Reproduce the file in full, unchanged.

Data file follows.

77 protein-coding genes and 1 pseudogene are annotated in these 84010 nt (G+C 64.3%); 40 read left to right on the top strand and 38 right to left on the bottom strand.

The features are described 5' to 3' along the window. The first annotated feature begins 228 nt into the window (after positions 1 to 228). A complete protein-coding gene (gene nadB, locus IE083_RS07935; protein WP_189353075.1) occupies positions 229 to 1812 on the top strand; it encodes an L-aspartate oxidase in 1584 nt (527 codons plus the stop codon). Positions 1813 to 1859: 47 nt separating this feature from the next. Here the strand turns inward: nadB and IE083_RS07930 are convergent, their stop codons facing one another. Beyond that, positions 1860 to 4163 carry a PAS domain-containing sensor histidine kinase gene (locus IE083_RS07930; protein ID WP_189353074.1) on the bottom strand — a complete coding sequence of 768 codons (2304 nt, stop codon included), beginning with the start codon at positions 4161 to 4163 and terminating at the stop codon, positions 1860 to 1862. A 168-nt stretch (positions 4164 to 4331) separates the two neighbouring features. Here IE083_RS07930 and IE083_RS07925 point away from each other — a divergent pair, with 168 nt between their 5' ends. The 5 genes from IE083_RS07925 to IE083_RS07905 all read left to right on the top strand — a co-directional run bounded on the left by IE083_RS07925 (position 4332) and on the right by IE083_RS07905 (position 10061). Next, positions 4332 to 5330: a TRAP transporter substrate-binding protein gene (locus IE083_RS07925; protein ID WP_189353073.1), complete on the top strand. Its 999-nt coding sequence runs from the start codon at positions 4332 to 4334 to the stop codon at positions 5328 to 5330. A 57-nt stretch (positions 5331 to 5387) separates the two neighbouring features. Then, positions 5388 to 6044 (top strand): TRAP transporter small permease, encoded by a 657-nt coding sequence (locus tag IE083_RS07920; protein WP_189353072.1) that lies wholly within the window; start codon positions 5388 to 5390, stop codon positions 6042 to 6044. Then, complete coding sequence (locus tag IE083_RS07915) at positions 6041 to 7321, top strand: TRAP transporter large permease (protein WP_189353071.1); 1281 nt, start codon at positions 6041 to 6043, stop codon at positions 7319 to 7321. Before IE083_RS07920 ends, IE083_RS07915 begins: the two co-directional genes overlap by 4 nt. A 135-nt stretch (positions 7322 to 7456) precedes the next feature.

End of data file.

77 protein-coding genes and 1 pseudogene are annotated in these 84010 nt (G+C 64.3%); 40 read left to right on the top strand and 38 right to left on the bottom strand.

The features are described 5' to 3' along the window. The first annotated feature begins 228 nt into the window (after positions 1 to 228). A complete protein-coding gene (gene nadB, locus IE083_RS07935; protein WP_189353075.1) occupies positions 229 to 1812 on the top strand; it encodes an L-aspartate oxidase in 1584 nt (527 codons plus the stop codon). Positions 1813 to 1859: 47 nt separating this feature from the next. Here the strand turns inward: nadB and IE083_RS07930 are convergent, their stop codons facing one another. Beyond that, positions 1860 to 4163 carry a PAS domain-containing sensor histidine kinase gene (locus IE083_RS07930; protein ID WP_189353074.1) on the bottom strand — a complete coding sequence of 768 codons (2304 nt, stop codon included), beginning with the start codon at positions 4161 to 4163 and terminating at the stop codon, positions 1860 to 1862. A 168-nt stretch (positions 4164 to 4331) separates the two neighbouring features. Here IE083_RS07930 and IE083_RS07925 point away from each other — a divergent pair, with 168 nt between their 5' ends. The 5 genes from IE083_RS07925 to IE083_RS07905 all read left to right on the top strand — a co-directional run bounded on the left by IE083_RS07925 (position 4332) and on the right by IE083_RS07905 (position 10061). Next, positions 4332 to 5330: a TRAP transporter substrate-binding protein gene (locus IE083_RS07925; protein ID WP_189353073.1), complete on the top strand. Its 999-nt coding sequence runs from the start codon at positions 4332 to 4334 to the stop codon at positions 5328 to 5330. A 57-nt stretch (positions 5331 to 5387) separates the two neighbouring features. Then, positions 5388 to 6044 (top strand): TRAP transporter small permease, encoded by a 657-nt coding sequence (locus tag IE083_RS07920; protein WP_189353072.1) that lies wholly within the window; start codon positions 5388 to 5390, stop codon positions 6042 to 6044. Then, complete coding sequence (locus tag IE083_RS07915) at positions 6041 to 7321, top strand: TRAP transporter large permease (protein WP_189353071.1); 1281 nt, start codon at positions 6041 to 6043, stop codon at positions 7319 to 7321. Before IE083_RS07920 ends, IE083_RS07915 begins: the two co-directional genes overlap by 4 nt. A 135-nt stretch (positions 7322 to 7456) precedes the next feature.